Last week Sunday, as part of the never-ending silliness, was supposed to be the apocalypse. As Geulah Perspectives writes:
When I was in the United States recently, I was in Philadelphia, and I had the opportunity to daven in the Philadelphia Yeshiva and speak to its Rosh Yeshiva, Rav Shmuel Kaminetsky. I asked him about the seventy year period that Rav Elya Svei spoke of in the name of Reb Elchanan Wasserman. He told me that Rav Elya had heard it directly from Rav Wasserman's mouth. Rav Kaminetsky told me, as his eyes crinkled into a smile, that he is also waiting. He also added that the seventy years corresponds to the seventy words in the chapter of Tehillim "למנצח... יענך ה' ביום צרה" which I was not aware of.If we calculate seventy years from the beginning of World War II, we find ourselves on this coming Sunday, September 6th.As I always say, I do not like to predict anything, because one looks foolish when nothing happens. But, these may be interesting dates to look out for, so keep your eyes and ears open.May we merit a speedy and painless redemption, Amen.
And indeed, mashiach did not arrive last week. Now, I am certain that people will still attempt to harness this prediction for other dates, by starting the 70 year count at other initial starting points. Indeed, people already were doing this in the comment section.
Yet here we have a ketz from Rav Elchonan Wasserman, where Rabbi Yochanan in the gemara said "Let the bones be blasted of those who calculate the end of days!"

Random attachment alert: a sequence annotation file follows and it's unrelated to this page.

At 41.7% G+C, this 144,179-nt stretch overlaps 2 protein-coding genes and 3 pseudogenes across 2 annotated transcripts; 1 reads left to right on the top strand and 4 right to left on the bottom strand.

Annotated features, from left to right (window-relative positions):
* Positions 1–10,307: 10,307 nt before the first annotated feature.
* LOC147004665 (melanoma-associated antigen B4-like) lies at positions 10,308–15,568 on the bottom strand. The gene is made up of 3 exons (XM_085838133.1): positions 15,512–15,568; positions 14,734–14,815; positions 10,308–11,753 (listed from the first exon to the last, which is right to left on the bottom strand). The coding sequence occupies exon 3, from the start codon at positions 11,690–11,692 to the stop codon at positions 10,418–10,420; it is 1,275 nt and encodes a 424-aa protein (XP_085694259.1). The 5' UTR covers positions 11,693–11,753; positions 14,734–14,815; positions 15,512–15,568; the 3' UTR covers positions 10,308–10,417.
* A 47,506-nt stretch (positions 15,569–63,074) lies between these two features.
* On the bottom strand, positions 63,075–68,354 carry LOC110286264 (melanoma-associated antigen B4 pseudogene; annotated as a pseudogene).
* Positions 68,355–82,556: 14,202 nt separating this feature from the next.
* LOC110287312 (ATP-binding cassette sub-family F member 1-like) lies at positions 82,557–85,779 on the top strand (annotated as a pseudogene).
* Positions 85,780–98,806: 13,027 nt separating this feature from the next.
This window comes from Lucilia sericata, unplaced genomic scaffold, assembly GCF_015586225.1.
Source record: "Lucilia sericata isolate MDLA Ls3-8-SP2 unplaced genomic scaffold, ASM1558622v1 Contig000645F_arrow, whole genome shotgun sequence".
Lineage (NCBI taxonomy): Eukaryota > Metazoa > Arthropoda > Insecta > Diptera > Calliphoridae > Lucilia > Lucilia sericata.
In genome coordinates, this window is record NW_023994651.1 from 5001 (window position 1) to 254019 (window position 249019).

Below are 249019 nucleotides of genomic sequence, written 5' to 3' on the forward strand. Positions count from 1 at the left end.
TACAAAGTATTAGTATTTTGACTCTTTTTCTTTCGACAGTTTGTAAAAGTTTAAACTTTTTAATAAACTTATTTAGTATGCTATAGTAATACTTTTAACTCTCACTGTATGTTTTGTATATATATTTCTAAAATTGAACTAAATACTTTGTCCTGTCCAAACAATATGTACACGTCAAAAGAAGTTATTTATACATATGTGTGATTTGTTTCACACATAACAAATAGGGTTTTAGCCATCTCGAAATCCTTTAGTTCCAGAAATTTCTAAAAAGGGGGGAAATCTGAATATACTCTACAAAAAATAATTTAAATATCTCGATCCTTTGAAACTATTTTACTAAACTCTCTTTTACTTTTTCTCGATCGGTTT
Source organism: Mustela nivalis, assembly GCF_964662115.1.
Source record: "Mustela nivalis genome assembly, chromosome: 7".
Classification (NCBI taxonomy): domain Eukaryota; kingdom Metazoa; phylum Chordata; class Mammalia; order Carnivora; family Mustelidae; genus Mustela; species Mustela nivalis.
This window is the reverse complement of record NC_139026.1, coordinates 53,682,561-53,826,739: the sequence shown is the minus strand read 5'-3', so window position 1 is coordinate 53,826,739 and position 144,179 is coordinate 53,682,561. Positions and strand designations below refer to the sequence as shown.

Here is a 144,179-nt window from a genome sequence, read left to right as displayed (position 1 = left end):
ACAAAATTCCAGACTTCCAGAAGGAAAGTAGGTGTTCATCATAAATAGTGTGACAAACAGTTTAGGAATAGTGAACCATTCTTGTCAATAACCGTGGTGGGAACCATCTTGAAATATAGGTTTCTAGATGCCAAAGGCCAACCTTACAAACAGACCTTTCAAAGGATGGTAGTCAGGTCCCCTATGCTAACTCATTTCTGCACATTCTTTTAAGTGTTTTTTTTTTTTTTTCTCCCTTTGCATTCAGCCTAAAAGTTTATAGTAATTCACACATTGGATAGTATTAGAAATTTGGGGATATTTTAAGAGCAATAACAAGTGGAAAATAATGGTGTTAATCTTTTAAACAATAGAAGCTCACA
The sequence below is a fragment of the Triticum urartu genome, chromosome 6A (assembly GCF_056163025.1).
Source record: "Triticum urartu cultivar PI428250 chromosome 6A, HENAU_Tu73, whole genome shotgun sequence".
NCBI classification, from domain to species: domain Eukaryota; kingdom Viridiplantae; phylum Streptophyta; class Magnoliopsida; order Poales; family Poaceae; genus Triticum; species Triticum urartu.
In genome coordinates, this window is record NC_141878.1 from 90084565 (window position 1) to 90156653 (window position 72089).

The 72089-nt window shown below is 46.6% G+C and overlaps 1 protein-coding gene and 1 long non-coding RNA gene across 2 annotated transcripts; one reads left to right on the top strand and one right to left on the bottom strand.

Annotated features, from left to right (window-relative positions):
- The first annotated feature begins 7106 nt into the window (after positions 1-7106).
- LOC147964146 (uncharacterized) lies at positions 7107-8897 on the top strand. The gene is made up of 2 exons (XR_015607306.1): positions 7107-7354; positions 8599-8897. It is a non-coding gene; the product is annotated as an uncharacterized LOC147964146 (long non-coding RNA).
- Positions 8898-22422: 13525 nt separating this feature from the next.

This is not so surprising, since there is precedent for such disregarding of this Talmudic injunction. While Rambam cites it lehalacha and lehashkafah, in his Iggeret Teiman (3rd perek) he cites a tradition that the ketz was 1212 CE, a date which has long passed. And Ramban gave a teretz for why one can do this, namely that the injunction was only when mashiach was not so close (it seems because people would become disheartened), but now that it is so close, it is permissible. Of course, that was more than 700 years ago, so they were wrong about just how close the ketz was. And everyone who mispredicts the ketz -- and there have been many -- thinks that the end is nigh.
So perhaps Rav Elchonon Wasserman has ample precedent on what to rely upon. I still think it is extremely misguiding and dangerous to predict the keitz in this way, and there is potential for disaster. And it is awful when Rav Amnon Yitzchak did it, proclaiming to a large audience that mashiach will absolutely arrive this year, 5769!
Yet there is a difference, which is why, to my mind, we should not fault Rav Elchonan Wasserman.
We cannot even begin to understand the horrors of the Holocaust. When someone (or a group of people) encounters such a terrible tragedy, it can be a great blow to one's emunah in Hashem's direction of the world or of Hashem's righteousness. One way of coping with tzaddik veRa lo to such an extreme is to understand that it is all part of a master plan. And the chevlei mashiach accounts for such terrible tragedy admirably. To cope with this himself, and to allow others to cope, it helps to see oneself as playing a part in a greater master plan, in which redemption eventually occurs.